photo-essay from yesterday: What prompted Tuesday’s visit to the Creation and Earth History Museum just down the road from where I live in San Diego’s East County was Robert Whitaker’s 2002 “Mad in America,” which I have inexcusably only just gotten around to reading. Part Two, “The Darkest Era,” includes a chapter, “Unfit to Breed.” Many others have related this shameful and outrageous story, but Whitaker pulls it together with the eloquence and authority of a Biblical prophet.
The early part of the nineteenth century ushered in the asylum movement, based on enlightened principles of “moral treatment,” namely if you regard those with mental illness as fellow human beings they tend to respond in kind. It’s amazing the outcomes you can produce when you don’t chain them to walls in freezing dungeons on starvation diets.
Fiscal constraints and other pressures squelched that one brief shining moment. The circulation of Darwin’s theory on evolution in the late nineteenth century only made matters worse. A whole new generation of “social Darwinists” came on the scene, eager to latch onto any excuse to justify their positions of power and privilege. Instead of “all men are created equal,” we were now hearing that “some men are created more equal than others.”
This gave rise to all manner of abuses across all of society. One outcome was the rise of the quack science of eugenics that encouraged weeding out from the gene pool those of degenerate stock. You guessed it, those with mental illness were at the top of the list. In the US, in the first decades of the twentieth century, some 30,000 individuals with mental illness were sterilized.
Hitler took eugenics to its tragically unforeseen but totally logical conclusion. The mentally ill were sterilized, then became the first population singled out for the gas chambers. We know the rest of the story all too well. In the aftermath, eugenics disappeared as a science, but Darwin was tainted forever. Those espousing creationism shamefully link Darwin to the Holocaust. I witnessed it yesterday in my museum visit.
Karen Armstrong in “The Case for God” notes that initially Darwin did not meet much resistance from organized religion. Yes, Darwin challenged Genesis, but hardly anyone at the time interpreted Genesis literally. Christianity, which grew up without printed Bibles in circulation, was constantly - excuse the term - evolving its teachings. Religion, she says, has never been about pat answers.
Throughout the ages, science and religion were more or less in accord. The Galileo controversy, Armstrong points out, is overstated and Galileo himself was largely to blame. Newton’s theories were seen as validating a creator God (without having to get into ridiculous arguments about whether it took God six days or six billion years to fashion the universe).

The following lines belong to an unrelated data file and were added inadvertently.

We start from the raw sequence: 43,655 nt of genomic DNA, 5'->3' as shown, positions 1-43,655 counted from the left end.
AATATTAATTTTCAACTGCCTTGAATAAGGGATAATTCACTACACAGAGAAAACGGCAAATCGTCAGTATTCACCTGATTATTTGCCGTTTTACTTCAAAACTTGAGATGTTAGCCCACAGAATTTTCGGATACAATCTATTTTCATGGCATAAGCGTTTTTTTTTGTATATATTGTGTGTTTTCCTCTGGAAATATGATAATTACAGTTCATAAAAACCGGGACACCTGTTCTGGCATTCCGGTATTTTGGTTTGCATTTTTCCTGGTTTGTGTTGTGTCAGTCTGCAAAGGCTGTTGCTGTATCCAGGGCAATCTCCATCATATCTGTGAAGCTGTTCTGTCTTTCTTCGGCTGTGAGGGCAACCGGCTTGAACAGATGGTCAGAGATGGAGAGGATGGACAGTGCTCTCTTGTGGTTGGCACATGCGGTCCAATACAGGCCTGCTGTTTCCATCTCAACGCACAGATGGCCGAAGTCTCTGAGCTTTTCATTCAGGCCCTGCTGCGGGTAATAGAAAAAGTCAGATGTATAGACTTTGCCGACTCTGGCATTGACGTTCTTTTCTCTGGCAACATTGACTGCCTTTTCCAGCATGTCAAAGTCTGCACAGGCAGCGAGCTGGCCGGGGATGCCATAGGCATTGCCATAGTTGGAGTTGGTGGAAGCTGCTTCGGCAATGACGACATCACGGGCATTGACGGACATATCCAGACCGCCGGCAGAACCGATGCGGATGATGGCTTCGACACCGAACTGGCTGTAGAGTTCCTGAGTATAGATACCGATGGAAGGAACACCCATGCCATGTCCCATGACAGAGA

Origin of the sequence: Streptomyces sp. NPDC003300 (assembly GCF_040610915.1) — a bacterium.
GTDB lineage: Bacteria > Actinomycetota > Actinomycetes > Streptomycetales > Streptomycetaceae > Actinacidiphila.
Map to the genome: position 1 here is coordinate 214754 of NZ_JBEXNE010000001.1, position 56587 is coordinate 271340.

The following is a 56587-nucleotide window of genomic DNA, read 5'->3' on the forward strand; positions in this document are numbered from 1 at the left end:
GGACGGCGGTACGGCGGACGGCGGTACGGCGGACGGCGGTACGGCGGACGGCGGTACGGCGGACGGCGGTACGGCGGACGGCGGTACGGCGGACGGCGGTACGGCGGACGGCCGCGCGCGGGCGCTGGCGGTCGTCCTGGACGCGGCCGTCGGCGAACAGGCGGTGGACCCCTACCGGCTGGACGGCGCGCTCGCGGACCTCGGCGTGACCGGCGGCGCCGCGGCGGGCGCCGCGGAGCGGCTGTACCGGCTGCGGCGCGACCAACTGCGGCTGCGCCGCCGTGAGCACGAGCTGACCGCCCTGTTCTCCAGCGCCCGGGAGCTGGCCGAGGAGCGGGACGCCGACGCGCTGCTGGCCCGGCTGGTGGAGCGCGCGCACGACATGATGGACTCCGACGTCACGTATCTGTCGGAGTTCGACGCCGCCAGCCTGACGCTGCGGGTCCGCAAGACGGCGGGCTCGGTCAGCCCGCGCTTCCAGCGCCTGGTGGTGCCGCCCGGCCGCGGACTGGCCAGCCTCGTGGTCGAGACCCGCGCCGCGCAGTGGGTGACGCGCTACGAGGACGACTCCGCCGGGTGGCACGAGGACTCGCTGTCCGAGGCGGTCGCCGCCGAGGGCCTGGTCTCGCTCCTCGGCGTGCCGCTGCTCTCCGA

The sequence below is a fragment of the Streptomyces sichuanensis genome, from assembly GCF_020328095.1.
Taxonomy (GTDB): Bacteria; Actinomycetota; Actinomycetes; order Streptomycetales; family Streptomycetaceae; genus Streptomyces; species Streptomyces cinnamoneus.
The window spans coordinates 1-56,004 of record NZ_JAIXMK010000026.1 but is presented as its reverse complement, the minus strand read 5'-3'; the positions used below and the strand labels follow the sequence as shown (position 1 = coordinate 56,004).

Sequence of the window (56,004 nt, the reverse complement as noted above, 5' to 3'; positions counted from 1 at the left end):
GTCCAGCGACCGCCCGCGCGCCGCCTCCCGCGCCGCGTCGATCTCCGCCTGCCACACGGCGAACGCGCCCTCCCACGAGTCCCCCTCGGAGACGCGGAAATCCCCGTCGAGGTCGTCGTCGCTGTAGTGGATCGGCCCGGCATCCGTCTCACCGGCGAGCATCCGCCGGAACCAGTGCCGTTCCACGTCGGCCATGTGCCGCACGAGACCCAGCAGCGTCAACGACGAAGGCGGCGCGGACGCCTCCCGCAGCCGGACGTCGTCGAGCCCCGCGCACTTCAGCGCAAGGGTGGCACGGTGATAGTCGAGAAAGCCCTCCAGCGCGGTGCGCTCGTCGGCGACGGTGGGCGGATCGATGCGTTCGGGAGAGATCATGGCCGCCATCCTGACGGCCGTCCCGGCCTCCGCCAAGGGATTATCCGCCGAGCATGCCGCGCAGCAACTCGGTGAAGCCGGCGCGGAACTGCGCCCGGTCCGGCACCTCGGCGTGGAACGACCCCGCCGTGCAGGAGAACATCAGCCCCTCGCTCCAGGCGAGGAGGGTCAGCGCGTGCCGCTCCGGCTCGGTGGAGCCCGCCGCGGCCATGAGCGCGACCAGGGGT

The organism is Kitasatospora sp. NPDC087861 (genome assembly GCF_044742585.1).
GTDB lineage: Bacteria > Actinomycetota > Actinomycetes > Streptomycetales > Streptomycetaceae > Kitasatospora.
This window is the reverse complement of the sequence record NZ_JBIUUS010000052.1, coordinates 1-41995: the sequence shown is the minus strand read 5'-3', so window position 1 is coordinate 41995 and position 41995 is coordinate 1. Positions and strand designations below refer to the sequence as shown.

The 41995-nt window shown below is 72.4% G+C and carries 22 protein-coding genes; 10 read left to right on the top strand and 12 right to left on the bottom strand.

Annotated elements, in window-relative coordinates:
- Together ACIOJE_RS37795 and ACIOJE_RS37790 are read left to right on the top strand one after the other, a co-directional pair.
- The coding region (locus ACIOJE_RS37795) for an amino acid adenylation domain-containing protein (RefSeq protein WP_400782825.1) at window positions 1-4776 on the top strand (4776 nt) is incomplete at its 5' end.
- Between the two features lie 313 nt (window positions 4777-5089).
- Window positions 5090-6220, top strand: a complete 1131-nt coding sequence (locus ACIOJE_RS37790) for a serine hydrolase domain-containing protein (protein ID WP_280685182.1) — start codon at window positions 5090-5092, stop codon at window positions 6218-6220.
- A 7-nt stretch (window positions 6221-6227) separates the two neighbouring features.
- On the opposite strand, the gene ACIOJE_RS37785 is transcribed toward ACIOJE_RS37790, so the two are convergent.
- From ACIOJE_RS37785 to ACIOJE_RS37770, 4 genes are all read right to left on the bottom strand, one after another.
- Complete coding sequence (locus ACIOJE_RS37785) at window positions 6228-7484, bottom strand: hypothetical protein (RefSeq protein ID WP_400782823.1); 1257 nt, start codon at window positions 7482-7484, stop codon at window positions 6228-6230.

Literal interpretation of the Bible is a fairly new phenomenon, beginning with the Millennialist movement in the middle of the nineteenth century. This movement may have remained on the fringe had not other Christian groups felt threatened by the scientific revolution around them. This gave rise to fundamentalism, until recently on the outside of the mainstream.
Karen Armstrong makes the very strong point that what we think of Christianity today is not the Christianity our Founding Fathers practiced. Theirs was an Enlightenment-based belief, which (naively) assumed that the mysteries of God would be solved by rigorously applied science and reason. Thus my surprise when on my museum visit I came upon an exhibit asserting that not only the Founding Fathers, but the scientists and philosophers of the Renaissance and Enlightenment, all had creationist beliefs.
No, they didn’t. They simply had no reason to quibble with the Genesis story, that’s all. Jefferson rather than accepting the Bible word-for-word, actually decided to improve upon it (see image above).
Armstrong notes that social change triggers extreme reactions. She got that part right. In her book, she is equally critical of atheists (including proponents of evolution such as Richard Dawkins) as she is of religious fundamentalists. In Armstrong’s view, atheists are as stupid to God as fundamentalists are to science. Both sides are shouting way too loud, leaving no room for reasoned discourse.
And now we are suffering through another extreme reaction in the form of a certain movement with a beverage in the title, again co-opting our Founding Fathers (who have every reason to be spinning in their graves). According to a 2005 Pew Research Center Poll cited in Scientific American, 60 percent of Republicans are creationists and only 11 percent accept evolution. (Forty percent of Democrats accept evolution, which is not good either.)
Obviously, the creationists and their fellow travelers are very successful in getting their word out. Scary, isn’t it?